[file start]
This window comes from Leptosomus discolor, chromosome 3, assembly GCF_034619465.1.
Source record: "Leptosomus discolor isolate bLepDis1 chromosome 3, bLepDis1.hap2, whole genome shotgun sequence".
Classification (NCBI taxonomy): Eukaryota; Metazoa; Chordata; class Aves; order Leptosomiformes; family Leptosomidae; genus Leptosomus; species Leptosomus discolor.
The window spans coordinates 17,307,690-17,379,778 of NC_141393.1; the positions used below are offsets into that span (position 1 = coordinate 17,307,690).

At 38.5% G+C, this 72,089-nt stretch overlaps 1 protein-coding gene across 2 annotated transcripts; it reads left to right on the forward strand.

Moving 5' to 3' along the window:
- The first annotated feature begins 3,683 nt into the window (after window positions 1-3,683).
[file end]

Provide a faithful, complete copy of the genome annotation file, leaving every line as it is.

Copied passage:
This window comes from Leptosomus discolor, chromosome 3, assembly GCF_034619465.1.
Source record: "Leptosomus discolor isolate bLepDis1 chromosome 3, bLepDis1.hap2, whole genome shotgun sequence".
Classification (NCBI taxonomy): Eukaryota; Metazoa; Chordata; class Aves; order Leptosomiformes; family Leptosomidae; genus Leptosomus; species Leptosomus discolor.
The window spans coordinates 17,307,690-17,379,778 of NC_141393.1; the positions used below are offsets into that span (position 1 = coordinate 17,307,690).

At 38.5% G+C, this 72,089-nt stretch overlaps 1 protein-coding gene across 2 annotated transcripts; it reads left to right on the forward strand.

Moving 5' to 3' along the window:
- The first annotated feature begins 3,683 nt into the window (after window positions 1-3,683).